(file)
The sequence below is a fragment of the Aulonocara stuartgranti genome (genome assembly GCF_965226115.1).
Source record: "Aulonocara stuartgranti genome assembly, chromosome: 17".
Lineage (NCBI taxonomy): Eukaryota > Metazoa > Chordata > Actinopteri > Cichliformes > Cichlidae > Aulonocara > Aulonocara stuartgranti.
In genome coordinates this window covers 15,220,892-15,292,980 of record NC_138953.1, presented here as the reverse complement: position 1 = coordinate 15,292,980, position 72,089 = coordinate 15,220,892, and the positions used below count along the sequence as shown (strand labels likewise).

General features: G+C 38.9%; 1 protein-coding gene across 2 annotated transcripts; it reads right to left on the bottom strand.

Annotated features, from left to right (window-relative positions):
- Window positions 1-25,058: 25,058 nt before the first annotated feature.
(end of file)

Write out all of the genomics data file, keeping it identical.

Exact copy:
The sequence below is a fragment of the Aulonocara stuartgranti genome (genome assembly GCF_965226115.1).
Source record: "Aulonocara stuartgranti genome assembly, chromosome: 17".
Lineage (NCBI taxonomy): Eukaryota > Metazoa > Chordata > Actinopteri > Cichliformes > Cichlidae > Aulonocara > Aulonocara stuartgranti.
In genome coordinates this window covers 15,220,892-15,292,980 of record NC_138953.1, presented here as the reverse complement: position 1 = coordinate 15,292,980, position 72,089 = coordinate 15,220,892, and the positions used below count along the sequence as shown (strand labels likewise).

General features: G+C 38.9%; 1 protein-coding gene across 2 annotated transcripts; it reads right to left on the bottom strand.

Annotated features, from left to right (window-relative positions):
- Window positions 1-25,058: 25,058 nt before the first annotated feature.